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Ukraine's Second Largest City Shows Divided Views on Russia

  • Daniel Schearf

Russia's moves to take over Ukraine's Crimea have sparked fears that Russian-majority areas in the country's east could be next.

Pro-Russia protesters faced off with riot police across from Kharkiv's regional government building. They say anti-Russian Ukrainian nationalists are taking over and they support Moscow's occupation of Crimea, but insist they are not separatists.

The demonstrators, who say they are all Ukrainian citizens, also want the European Union and United States to mind their own business, says protestor Igor Gusov.

"We'll settle it ourselves. We don't want war," he said. "We need peace. We want peace. We want to live in a peaceful country. And, all questions regarding Crimea, regarding everything, we'll settle this without you, without America. America, go home, leave!"

But just a day later, thousands of others rallied for Ukraine's unity -- voicing anger at Russian President Vladimir Putin's aggressive moves on Crimea.

The protesters welcomed U.S. and EU help to pressure Russia to back down.

"If he's been asked by political outcasts to bring in his troops, that doesn't mean it was our entire people's [wish]," said Natasha, an anti-Putin protrester. "We Russians living in Ukraine, we don't want him here. We are not against Russian people. Russian people are good people. But, we are against Putin. Putin is a fascist.”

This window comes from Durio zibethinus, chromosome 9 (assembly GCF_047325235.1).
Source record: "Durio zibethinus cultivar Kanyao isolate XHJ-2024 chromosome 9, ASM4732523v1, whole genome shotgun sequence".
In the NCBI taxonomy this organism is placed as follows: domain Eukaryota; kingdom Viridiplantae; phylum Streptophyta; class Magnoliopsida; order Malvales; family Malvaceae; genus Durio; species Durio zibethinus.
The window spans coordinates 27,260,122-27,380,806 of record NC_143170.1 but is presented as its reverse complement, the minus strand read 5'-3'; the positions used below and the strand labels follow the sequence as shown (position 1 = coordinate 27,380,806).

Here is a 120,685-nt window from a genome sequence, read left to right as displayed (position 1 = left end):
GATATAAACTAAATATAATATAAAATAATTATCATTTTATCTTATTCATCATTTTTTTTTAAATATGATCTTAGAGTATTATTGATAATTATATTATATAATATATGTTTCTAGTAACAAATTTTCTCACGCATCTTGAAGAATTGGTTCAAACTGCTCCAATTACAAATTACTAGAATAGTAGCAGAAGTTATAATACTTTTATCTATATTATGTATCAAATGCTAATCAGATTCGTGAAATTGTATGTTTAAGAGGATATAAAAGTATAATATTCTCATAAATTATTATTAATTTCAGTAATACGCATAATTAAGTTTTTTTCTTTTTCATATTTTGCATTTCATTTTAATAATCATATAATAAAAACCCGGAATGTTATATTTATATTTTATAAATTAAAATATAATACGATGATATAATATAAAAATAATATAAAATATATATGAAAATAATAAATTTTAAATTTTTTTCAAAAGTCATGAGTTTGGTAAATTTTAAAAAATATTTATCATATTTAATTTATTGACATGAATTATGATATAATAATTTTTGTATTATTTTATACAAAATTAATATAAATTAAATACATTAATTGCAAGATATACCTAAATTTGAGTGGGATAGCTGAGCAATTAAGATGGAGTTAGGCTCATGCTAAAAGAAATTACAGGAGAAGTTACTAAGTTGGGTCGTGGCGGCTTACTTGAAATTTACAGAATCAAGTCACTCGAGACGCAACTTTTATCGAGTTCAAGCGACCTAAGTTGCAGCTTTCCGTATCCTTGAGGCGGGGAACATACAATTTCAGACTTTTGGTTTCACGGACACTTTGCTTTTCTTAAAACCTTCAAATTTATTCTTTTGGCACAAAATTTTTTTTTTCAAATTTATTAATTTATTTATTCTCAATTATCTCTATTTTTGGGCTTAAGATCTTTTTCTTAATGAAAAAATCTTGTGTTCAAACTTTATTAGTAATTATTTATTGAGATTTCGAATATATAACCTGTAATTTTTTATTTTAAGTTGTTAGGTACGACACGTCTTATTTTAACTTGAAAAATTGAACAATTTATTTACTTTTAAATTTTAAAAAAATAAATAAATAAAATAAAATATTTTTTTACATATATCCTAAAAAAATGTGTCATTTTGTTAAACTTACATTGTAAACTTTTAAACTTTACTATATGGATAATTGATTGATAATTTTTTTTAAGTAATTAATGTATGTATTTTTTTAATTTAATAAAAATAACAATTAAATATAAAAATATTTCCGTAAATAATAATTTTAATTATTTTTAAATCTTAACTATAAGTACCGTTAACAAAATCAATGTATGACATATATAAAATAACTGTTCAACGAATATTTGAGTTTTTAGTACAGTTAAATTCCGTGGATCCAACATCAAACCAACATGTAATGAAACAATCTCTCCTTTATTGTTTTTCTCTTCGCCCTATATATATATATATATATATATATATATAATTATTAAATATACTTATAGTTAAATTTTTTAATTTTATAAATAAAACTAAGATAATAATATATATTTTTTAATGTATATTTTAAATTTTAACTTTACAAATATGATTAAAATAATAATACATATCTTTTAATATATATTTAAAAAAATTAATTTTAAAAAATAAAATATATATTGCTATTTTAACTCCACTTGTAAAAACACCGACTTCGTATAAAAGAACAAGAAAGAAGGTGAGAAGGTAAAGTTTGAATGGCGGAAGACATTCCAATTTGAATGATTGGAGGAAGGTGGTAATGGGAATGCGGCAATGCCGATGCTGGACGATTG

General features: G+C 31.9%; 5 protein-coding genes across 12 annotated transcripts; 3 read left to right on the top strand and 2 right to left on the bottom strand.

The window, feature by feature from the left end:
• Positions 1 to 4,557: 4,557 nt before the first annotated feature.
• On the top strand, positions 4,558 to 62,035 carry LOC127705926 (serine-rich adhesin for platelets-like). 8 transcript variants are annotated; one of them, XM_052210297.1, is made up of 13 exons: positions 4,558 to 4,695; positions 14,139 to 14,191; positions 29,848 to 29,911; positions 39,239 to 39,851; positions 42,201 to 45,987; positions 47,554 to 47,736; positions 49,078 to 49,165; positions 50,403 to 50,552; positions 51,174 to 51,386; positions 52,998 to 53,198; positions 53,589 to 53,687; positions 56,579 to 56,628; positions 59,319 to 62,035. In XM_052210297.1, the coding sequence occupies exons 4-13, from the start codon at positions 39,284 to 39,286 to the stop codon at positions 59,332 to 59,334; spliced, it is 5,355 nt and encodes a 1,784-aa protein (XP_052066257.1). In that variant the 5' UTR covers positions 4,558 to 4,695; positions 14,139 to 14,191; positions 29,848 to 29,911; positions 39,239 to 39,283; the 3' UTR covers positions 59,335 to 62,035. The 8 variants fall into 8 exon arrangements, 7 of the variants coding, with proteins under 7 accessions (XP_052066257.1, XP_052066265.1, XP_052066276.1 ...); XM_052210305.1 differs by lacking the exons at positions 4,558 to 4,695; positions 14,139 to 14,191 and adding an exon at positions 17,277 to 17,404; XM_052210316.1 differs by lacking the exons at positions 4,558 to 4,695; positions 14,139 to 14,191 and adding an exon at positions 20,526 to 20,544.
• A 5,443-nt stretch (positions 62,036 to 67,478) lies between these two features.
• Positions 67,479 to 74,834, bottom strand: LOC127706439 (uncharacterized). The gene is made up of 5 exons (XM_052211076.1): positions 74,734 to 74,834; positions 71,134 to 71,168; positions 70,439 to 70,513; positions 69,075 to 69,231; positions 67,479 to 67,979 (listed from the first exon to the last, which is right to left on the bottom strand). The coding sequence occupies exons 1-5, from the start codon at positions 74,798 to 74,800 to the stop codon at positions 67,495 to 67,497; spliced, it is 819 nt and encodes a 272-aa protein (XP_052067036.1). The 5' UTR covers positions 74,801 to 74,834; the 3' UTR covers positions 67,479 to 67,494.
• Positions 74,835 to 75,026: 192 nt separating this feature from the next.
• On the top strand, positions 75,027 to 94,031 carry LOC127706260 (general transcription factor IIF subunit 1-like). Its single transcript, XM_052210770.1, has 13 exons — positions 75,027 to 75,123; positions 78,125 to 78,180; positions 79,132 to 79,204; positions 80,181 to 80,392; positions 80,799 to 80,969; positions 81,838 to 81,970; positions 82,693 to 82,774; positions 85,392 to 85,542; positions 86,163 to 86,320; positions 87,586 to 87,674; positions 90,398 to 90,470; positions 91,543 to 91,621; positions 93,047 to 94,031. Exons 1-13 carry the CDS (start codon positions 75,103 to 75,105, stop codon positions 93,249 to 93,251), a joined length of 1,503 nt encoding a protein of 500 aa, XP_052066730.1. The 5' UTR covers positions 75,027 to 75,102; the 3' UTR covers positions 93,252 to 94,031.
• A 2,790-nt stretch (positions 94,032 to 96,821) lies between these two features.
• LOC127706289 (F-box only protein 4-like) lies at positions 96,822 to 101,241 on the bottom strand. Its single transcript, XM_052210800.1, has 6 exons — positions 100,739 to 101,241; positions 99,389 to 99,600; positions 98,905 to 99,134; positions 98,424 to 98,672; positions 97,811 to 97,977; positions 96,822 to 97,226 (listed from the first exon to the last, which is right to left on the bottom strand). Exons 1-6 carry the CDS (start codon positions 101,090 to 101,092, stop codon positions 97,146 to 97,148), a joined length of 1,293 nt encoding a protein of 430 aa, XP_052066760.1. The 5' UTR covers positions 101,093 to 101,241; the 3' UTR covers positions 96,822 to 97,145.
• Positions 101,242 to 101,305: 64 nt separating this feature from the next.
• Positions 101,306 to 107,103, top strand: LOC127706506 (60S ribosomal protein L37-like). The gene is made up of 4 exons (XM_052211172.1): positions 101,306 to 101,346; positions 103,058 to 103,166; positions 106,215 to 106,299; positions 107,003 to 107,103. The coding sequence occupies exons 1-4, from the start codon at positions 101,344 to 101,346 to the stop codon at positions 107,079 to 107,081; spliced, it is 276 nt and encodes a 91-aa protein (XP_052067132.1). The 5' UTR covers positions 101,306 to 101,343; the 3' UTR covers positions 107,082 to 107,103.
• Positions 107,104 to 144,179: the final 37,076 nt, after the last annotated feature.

Despite their shared history and culture, separate schools are helping divide ethnic Russians and Ukrainians, says Kharkiv University history professor Sergey Kudelko.

"In this city, there has never been clashes on an ethnic basis. The only large city in Ukraine where there have never been clashes along ethnic lines in all its history," he said. "And, I believe that we will preserve, even now in this very uneasy conditions, this peace that is the most precious thing, human life, and harmony. So, the politicians should have enough wisdom to defuse this difficult situation."

In the meantime, Ukrainians are feeling the emotional brunt of Moscow's intervention.

"Putin has done the most terrible thing. He has already sewn discord between our two peoples," said one woman at the Ukraine unity demonstration. "I am saying this on your camera that I hate Russia, I hate the Russian, and I am Russian. That's what he's done."